“Walk around the corner to the staircase right now,” she says. I do what I am told.
At the landing of the enormous aft staircase is Sean Watkins (Sara’s brother and a really good musician in his own right) along with Joe Purdy. Sitting on the steps are various hangers-on, along with staffers from the company that chartered the ship and freaks like me who are still out at this hour. David Ryan Harris tries to sneak by, apparently on his way to bed, but the entire crowd chants “DA-VID! DA-VID! DA-VID!” until he joins Watkins and Purdy on the landing. And they all play.
Watkins nods to Purdy, who asks the small crowd what they want to hear. “Play a guilty pleasure!” someone yells. Purdy launches into “Like A Rolling Stone.” After the second chorus comes around, I pull out a harp and start playing the solo in there. People really seem to like it, although it’s a long song and I don’t want to annoy people with too much harmonica from someone who’s not a performer on the boat.
The jam goes on, covering some Creedence here, some Stones there, a little bluegrass, a little soul. I get to sing a little and play a little at times. And finally Watkins says he’ll do one last song, and the whole group launches into “The Weight,” the old chestnut from The Band that almost everyone on board could sing by heart. We kick around a few verses out of order, and then a crowd member starts singing verses from other songs that fit perfectly. One example (and again, remember that this verse was set to the melody of “The Weight”):
A little ditty ’bout Jack and Diane
Two American kids doing the best they caaaaan
Jackie’s gonna be a football star
Diane’s doin’ time in the back seat of Jackie’s car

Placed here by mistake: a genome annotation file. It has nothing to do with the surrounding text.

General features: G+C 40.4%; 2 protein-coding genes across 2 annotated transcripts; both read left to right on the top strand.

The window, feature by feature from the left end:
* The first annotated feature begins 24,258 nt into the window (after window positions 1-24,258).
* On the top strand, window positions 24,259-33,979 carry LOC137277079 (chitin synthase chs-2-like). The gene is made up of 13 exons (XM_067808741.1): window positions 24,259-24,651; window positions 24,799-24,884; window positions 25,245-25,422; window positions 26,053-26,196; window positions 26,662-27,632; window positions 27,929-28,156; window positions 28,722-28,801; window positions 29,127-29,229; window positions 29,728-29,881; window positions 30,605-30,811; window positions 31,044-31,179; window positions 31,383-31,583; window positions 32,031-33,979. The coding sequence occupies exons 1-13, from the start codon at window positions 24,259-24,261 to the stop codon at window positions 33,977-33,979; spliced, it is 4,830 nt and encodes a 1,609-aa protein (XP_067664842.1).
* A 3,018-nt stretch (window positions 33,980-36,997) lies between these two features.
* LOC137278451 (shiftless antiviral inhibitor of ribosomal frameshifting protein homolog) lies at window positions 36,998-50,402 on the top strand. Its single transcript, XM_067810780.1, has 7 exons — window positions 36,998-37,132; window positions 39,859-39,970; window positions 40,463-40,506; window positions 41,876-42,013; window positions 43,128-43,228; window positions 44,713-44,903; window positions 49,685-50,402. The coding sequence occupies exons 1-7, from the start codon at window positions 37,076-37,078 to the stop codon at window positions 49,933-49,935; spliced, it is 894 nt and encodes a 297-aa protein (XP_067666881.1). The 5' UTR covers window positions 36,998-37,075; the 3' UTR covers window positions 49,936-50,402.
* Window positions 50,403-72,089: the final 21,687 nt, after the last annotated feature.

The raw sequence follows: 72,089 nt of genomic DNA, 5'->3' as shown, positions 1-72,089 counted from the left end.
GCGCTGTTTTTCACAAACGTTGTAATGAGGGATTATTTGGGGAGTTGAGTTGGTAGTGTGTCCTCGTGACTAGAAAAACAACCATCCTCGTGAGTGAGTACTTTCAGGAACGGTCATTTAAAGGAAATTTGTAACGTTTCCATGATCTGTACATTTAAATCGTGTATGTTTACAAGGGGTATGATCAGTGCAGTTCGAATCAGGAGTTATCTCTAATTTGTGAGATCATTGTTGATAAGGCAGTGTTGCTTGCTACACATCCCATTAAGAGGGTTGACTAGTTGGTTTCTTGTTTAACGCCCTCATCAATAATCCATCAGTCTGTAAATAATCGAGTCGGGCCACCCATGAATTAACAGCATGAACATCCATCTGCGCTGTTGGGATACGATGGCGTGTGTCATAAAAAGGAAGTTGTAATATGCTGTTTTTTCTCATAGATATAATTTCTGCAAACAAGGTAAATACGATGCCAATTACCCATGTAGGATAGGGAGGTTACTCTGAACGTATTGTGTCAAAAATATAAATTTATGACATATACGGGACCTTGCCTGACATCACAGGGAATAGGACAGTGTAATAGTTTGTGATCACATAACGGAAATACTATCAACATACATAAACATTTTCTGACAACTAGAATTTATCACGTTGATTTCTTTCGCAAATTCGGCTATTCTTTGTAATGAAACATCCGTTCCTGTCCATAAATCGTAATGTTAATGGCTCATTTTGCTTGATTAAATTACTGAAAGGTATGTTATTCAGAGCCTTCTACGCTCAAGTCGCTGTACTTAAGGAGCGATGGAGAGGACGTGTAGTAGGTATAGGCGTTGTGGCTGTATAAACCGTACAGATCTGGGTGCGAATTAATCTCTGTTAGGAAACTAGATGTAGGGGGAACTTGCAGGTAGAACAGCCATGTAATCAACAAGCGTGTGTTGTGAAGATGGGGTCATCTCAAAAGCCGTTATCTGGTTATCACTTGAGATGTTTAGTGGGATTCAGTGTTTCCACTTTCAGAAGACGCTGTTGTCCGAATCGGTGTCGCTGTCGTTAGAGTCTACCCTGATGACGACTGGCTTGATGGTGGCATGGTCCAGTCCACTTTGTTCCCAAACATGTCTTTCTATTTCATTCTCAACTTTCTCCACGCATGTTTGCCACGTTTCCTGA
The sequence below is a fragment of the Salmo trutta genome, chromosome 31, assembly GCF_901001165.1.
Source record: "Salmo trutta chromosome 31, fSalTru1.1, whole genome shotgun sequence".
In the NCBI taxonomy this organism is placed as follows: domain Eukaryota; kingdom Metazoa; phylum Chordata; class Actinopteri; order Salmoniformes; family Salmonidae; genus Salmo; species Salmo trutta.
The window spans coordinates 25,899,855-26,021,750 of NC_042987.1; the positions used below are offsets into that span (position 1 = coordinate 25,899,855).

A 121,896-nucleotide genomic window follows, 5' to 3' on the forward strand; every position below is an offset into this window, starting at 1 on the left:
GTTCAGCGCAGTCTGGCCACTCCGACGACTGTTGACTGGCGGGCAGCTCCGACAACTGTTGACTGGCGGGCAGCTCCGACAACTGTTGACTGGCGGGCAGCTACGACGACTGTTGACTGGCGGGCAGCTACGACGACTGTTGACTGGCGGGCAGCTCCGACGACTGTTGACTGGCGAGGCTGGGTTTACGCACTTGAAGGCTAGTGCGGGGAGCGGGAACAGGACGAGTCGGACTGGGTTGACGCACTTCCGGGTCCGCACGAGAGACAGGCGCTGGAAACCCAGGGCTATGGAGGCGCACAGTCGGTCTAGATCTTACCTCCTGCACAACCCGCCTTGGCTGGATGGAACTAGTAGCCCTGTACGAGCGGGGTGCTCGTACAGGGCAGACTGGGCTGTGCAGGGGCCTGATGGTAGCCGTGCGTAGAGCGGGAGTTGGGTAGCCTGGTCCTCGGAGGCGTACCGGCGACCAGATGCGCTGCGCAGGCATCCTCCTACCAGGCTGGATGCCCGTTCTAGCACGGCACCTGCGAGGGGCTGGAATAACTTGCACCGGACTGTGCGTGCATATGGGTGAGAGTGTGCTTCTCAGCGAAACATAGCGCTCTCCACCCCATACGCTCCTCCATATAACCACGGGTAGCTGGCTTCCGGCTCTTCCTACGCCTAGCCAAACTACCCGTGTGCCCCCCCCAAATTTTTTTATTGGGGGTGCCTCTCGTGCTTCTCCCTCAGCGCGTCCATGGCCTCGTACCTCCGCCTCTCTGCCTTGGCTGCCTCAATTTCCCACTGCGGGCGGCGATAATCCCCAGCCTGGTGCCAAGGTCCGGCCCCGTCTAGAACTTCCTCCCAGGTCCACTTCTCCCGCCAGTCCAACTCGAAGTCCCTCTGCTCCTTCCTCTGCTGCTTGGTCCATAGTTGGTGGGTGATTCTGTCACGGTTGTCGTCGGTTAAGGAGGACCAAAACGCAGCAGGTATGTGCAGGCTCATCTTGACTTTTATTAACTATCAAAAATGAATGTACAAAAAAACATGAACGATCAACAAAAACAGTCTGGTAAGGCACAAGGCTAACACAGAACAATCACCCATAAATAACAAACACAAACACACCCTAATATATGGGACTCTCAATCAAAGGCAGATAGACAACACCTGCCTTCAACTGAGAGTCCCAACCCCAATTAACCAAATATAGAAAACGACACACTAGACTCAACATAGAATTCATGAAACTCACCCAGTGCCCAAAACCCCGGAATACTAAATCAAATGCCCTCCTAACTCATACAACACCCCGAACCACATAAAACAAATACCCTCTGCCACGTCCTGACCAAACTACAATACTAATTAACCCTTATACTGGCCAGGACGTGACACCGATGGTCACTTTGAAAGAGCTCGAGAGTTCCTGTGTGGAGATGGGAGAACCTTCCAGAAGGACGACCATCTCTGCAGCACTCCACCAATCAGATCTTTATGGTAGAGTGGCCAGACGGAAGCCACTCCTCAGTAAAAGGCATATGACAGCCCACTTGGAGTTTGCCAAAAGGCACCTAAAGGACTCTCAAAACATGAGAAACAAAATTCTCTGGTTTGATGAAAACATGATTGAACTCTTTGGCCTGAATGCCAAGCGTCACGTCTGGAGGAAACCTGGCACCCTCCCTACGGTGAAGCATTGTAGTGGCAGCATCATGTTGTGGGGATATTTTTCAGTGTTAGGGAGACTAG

Take a load off, Fannie…
And on and on and on. And that was the highlight of Cayamo for me.
I cruised for more than 2,000 miles on a megaship, visited the Dominican Republic, St. Maarten and St. Barths, listened to dozens of folkies, old rockers, country people, Americana and alt-whatever artists, watched the final concert from The Civil Wars before the duo flew off to L.A. mid-trip and picked up two Grammys, finally got to hear John Prine, Iris Dement and James McMurtry after all of these years, wondered how I missed out on Shawn Mullins for so long, couldn’t figure out why I never thought of Chuck Cannon as anything other than a songwriter, sidestepped most of the sets from the sensitive-folk-women-with-guitars, which is just not my thing (addendum: see the comments), saw Lucinda again, thought the Ryan Montbleau Band could smoke most of the musicians on board and watched the Belle Brigade kick 12 kinds of butt. I also played some blackjack, tossed around the dice a few times and ran up a scary bar tab.
But it was that moment, as I sat on the staircase of the ship at an hour when I usually get up and go to work, that will stick with me forever.
I hope to go back to Cayamo some day. It’s an expensive vacation, even for a music freak like me, and it’s a lot to ask of my not-music-freakish wife to go along for such a pricey self-indulgence again. But I’ll never forget this week ever, ever, ever. And if any of the musicians I met need a harp player…well, look me up.
Update 2/28: If you are a Facebook member, you can see a nice slice of the jam here. And below is how the jam started, with Sixthman staffer (and Atlanta musician) Sonia Tetlow hitting some very cool guitar riffs…and then Sara Watkins walks up…and things just went from there:
Hokum is written by Randy Lilleston, a Washington-area journalist. This blog contains a variety of insignificant thoughts. I started it in March 2006, but a
stupid unfortunate event in November 2007 led to the accidental deletion of all posts before August 2006. Enjoy.